To understand what works and what doesn’t (given a specific context), it’s also essential to understand the ‘why’ of it all. If you’re building digital products or platforms for people, you will always need to understand what influences human behavior.
Emotional design helps us do just that.
What is Emotional Design?
Emotions are powerful. They dictate how we like, dislike – love, or hate things. We experience inspiration, devastation, and peace — all because of the emotions we feel.
By definition, the emotional design lets us create products that draw out appropriate emotions to create a fulfilling (or positive) user experience. A positive experience doesn’t necessarily include positive emotions — it should fulfill (or surpass) a user’s expectations.
Example: A scary video game should invoke fear and anticipation within a player’s mind to fulfill the objective of playing that game. That’s how a positive experience would translate for a scary video game.
The concept of studying human emotions for creating extraordinary experiences isn’t new. We’ve seen it happen forever — only the mediums have changed.
Emotions Manifest in Two Major Ways
Psychologically manifested emotions are like software; they’re only felt without any tangible changes. They influence how we think/feel/react.
Example: A picture of fire will only help you recall the memory of fire, heat, or however you relate to it. But it won’t make you feel hot.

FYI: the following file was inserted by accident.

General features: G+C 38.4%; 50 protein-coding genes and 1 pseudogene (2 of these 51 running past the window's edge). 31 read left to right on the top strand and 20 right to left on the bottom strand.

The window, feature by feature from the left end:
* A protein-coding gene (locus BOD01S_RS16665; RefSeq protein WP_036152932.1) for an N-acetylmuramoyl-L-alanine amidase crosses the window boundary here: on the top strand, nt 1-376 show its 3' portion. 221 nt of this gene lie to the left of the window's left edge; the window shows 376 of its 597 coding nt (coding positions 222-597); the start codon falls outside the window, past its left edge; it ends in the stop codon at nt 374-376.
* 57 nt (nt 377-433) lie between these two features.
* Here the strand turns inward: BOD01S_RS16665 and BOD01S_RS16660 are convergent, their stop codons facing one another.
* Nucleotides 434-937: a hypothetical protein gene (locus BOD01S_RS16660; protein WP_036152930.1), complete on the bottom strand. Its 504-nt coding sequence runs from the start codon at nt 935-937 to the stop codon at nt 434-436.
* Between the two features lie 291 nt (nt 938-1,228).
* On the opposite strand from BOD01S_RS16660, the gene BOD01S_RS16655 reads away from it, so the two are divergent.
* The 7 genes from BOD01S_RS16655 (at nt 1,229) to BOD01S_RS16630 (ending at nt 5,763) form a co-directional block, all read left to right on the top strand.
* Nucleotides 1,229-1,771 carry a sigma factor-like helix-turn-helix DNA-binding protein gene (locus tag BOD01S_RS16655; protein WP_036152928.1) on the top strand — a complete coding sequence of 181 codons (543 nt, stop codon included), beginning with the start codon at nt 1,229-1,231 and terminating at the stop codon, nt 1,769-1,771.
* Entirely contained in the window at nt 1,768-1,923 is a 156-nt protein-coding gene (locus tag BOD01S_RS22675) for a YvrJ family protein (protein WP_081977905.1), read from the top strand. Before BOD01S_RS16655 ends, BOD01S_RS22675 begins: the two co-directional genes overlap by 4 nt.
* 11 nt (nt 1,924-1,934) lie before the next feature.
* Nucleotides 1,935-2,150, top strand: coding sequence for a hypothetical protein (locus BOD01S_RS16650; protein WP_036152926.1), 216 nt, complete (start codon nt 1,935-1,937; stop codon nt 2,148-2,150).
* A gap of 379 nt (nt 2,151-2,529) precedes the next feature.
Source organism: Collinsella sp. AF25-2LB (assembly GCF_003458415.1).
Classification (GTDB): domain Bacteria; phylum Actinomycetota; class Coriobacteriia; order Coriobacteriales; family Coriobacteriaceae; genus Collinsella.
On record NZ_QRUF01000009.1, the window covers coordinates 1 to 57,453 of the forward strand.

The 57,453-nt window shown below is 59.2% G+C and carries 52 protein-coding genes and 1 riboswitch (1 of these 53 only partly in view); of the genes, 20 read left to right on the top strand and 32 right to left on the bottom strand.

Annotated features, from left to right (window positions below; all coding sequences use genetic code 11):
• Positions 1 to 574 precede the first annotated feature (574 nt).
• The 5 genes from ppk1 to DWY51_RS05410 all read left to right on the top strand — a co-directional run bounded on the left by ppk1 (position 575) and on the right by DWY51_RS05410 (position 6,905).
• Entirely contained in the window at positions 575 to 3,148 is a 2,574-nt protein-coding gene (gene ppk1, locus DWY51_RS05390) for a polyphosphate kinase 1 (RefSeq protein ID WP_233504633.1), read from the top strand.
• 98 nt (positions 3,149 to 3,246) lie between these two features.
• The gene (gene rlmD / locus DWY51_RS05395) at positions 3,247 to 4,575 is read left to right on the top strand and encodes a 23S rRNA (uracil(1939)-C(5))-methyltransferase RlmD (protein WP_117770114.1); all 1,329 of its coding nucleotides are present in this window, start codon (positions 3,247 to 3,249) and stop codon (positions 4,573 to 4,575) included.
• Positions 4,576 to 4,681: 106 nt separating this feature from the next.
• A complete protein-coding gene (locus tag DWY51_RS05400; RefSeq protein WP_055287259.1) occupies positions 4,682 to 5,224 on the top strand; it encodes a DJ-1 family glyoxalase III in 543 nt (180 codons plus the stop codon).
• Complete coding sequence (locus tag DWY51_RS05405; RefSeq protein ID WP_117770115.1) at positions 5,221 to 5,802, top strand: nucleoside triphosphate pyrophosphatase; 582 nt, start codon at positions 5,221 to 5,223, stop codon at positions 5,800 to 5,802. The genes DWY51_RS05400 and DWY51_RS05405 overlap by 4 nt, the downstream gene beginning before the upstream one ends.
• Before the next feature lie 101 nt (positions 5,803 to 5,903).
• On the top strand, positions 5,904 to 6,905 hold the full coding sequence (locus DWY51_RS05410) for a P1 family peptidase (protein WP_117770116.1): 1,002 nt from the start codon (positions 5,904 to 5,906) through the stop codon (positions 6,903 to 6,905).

On the other hand, physiologically manifested emotions are more tangible; they’re felt physically. They influence how our body acts.
Example: Actual fire will make you feel hot.
We can create products that influence our psychological and physiological expression, depending on the most appropriate product.
Gaming consoles come with remote controls that also vibrate when certain events take place within a game. Apart from keeping the player mentally engaged, a remote is used to create a thrill/urgency/surprise for the player physiologically.
Emotional design – the three levels
Thanks to Don Norman, we can better understand how emotional design works by dividing it into three main types.
Visceral design (a joy to look at):
This level is all about appearance.
Ever heard the phrase, “this looks good?” Why do people use a phrase that only talks about how something looks?
Visual appeal is a vital element of a good user experience design and deals with how something is perceived. If something “looks good,” it’s safe to assume that it also works well. While that may not always be the case, it certainly engages our senses — enhances our experience.
Try recalling the feeling of holding a brand new phone with a sophisticated metallic finish or looking at some OCD — inducing, an aesthetically-pleasing arrangement of design patterns.
That’s why good design always performs better. Aesthetics and the perceived quality are attractive, and that draws users towards it.
Behavioral (a joy to use):
This pertains more to the usability aspect of a product.
The behavioral aspect of emotional design judges how we interact with a product. If our interactions with a product are friction-less, easy, and fulfill our requirement to complete a task — we feel satisfied.
This satisfaction invokes pleasant emotions in users, establishing a product as an effective and useful tool.
A good behavioral design makes users repeatedly use your product, fostering trust and reliability.
Example: Tablets. Apple wasn’t the first company to bring tablets to the market; Microsoft was. But Apple reinvented how we use tablets, how effective they can be as tools to satisfy our needs (and create more).